Opinion: Letter to the Editor: The Challenge of Sustaining Public Housing

Opinion: Letter to the Editor: The Challenge of Sustaining Public Housing

On Monday, July 10, an affordable housing advocacy coalition sent a letter to City Council protesting current plans for the redevelopment of Andrew Adkins, a public housing site in Old Town. On Thursday, July 13, Roy Priest, CEO of the Alexandria Redevelopment and Housing Authority (ARHA), sent a response (edited below) addressed to City Council and the citizens of Alexandria.

[W]e would like to reaffirm and emphasize that our motivations are aligned with those of the affordable housing advocates throughout the community and we are and remain committed to working with the City Council and staff to continue to achieve our goals of providing affordable housing to those families most in need. …

Ratio of Market Units to Lower Income Housing.

The 2014 … [Request for Proposals (RFP)] noted that proposals which could result in an overall increase in ARHA-owned units by creating additional housing for people of all income levels in order to effectively subsidize affordable units would be given preference. However, it was not the intention of the RFP to be prescriptive regarding the mix of incomes, uses, or housing types within any of the communities to be redeveloped. The intention of the RFP Process was to select partners that would engage with ARHA in an open community-facing process to successfully execute the redevelopment of ARHA owned properties by creating viable, sustainable communities. In past ARHA redevelopment efforts, this same process concluded with the following results: [23 percent of units replaced onsite and 77 percent offsite for Cameron Valley; 52 percent of units replaced onsite and 48 percent offsite for Chatham Square; 69 percent of units replaced onsite and 31 percent offsite for Old Town Commons.]

… [T]he Andrew Adkins redevelopment effort will achieve replacement of affordable units on-site and offsite via land sale proceeds generated by the creation of market-rate rental units. … Maximizing land proceeds on our most valuable property allows us to build or acquire more units for less money in other parts of the city. …

… [T]he Braddock East Master Plan (BEMP), adopted in 2008, expresses the necessity to replace some of the existing public housing units in Braddock East at other locations in the city because of the number of low income housing units in this neighborhood. … [T]he BEMP is clear that the estimates for financing of a mixed-income development and the replacement units is only an approximate measure, as changes in market conditions and funding options will affect the underlying assumptions of any analysis. This is the very analysis that is going on now and that is informing the decisions relating to where replacement units will be located, the total number of replacement units and what the affordability levels are for those units can be. As the city clearly knows, it has always been ARHA’s intention to replace one-for-one any of the units removed either back on-site or within the city limits of Alexandria.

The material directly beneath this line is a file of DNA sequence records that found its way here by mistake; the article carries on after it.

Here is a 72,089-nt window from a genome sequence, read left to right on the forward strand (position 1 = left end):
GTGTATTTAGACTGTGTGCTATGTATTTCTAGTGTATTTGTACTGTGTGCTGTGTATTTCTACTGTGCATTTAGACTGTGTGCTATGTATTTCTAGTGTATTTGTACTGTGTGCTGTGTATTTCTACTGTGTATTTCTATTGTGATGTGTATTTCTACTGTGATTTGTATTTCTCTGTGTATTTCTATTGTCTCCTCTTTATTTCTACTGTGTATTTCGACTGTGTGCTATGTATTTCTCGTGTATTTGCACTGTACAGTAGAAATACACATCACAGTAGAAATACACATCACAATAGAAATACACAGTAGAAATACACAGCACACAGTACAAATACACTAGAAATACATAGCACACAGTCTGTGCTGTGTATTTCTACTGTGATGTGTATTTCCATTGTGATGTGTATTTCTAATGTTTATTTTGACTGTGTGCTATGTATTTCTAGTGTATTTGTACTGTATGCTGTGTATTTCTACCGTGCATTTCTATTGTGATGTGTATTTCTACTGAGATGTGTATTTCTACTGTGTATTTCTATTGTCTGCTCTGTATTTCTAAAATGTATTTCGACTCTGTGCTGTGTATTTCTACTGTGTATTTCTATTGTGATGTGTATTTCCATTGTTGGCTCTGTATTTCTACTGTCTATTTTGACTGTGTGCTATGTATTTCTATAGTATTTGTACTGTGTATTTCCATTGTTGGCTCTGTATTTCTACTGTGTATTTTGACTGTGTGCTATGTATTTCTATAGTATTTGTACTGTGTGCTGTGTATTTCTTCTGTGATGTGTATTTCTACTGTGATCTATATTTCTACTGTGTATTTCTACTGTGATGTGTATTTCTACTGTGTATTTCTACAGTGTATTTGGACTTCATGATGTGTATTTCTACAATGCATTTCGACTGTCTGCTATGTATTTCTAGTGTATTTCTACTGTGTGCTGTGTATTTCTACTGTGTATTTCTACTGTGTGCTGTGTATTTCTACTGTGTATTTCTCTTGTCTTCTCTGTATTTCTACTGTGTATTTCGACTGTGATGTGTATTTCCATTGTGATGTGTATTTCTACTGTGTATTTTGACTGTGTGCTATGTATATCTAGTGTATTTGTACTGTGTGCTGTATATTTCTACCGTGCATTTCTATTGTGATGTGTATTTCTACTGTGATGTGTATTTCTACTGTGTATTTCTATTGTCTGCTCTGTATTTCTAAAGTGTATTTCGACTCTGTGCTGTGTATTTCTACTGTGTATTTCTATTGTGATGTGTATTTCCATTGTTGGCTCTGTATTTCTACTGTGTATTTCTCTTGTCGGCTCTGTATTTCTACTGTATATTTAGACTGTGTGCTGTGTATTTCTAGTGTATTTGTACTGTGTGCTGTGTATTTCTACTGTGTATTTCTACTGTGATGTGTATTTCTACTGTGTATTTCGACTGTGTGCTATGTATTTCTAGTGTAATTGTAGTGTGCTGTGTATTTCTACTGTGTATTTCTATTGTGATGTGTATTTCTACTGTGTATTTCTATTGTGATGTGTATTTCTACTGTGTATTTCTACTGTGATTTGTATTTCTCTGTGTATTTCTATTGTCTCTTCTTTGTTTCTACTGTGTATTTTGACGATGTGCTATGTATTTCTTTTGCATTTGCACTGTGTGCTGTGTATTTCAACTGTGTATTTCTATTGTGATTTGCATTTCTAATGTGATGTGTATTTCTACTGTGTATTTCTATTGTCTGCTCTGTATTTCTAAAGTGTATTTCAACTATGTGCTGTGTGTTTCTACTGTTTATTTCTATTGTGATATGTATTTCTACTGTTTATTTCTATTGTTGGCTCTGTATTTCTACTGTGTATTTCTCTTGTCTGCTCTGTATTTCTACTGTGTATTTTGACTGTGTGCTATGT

… All redevelopment efforts have followed the recommendations of the BEMP, including the goals in the BEMP to disperse the public housing throughout the city…

… At this time, the affordability levels of the 60 units proposed to return to the Andrew Adkins site have not been determined. ARHA intends to use the value of the land sold … for the market-rate units along with Low Income Housing Tax Credit equity to pay for the one-for-one replacement of the current units without taking on debt which would require on-going interest payments. … [O]ther operating expenses cannot be offset by contributing additional equity to the project because they are on-going and will require an on-going revenue source to be sustainable. …

[D]evelopment with all units at 30 [percent] of [area median income (AMI)] is not sustainable … unless ARHA is able to secure Project-Based Vouchers (PBV) for the project. … A voucher subsidy allows a lower income family to live in the community by paying the difference in the amount that is 30 [percent] of the household’s adjusted income (tenant portion of the rent) and the contract rent (higher market-based rent). … In the Old Town Commons effort, ARHA received the [Tenant Protection Vouchers (TPVs)] but in the last phase we project-based the TPVs to assure that the subsidy was tied to the unit and not lost if the resident left the area with their TPV. Because of the timing of the process, our initial concept is modeled with TPVs, however, if changes in the current law allow us to convert these TPVs which are portable, to PBVs, we will do so. ARHA has started the discussions with its HUD Field Office but will not have a firm answer until we work through that disposition application process.

Transition Plan for Residents.

As with every redevelopment project ARHA has done, no unit will be demolished until such time that there is a replacement unit identified. The Relocation Plan is being devised methodically with the development concept plan for the site; these items necessarily need to be completed concurrently because one informs the other. …

Housing Affordability as a Citywide Priority.

… ARHA has not reversed its course and remains committed to providing housing for the most vulnerable. … What ARHA cannot do is to create a community that is not sustainable. If the operating proforma does not indicate a healthy fiscal situation, even if ARHA is able to secure the very competitive tax credits to build the community, we will not be able to sell the credits to investors to raise equity.

“Currently, [Public Housing Authorities (PHAs)] are only receiving about 70 percent of the amount HUD has determined they need to operate. … This is not specific to ARHA and Alexandria, it is the case for the entire country …

Roy Priest

CEO, Alexandria Redevelopment and Housing Authority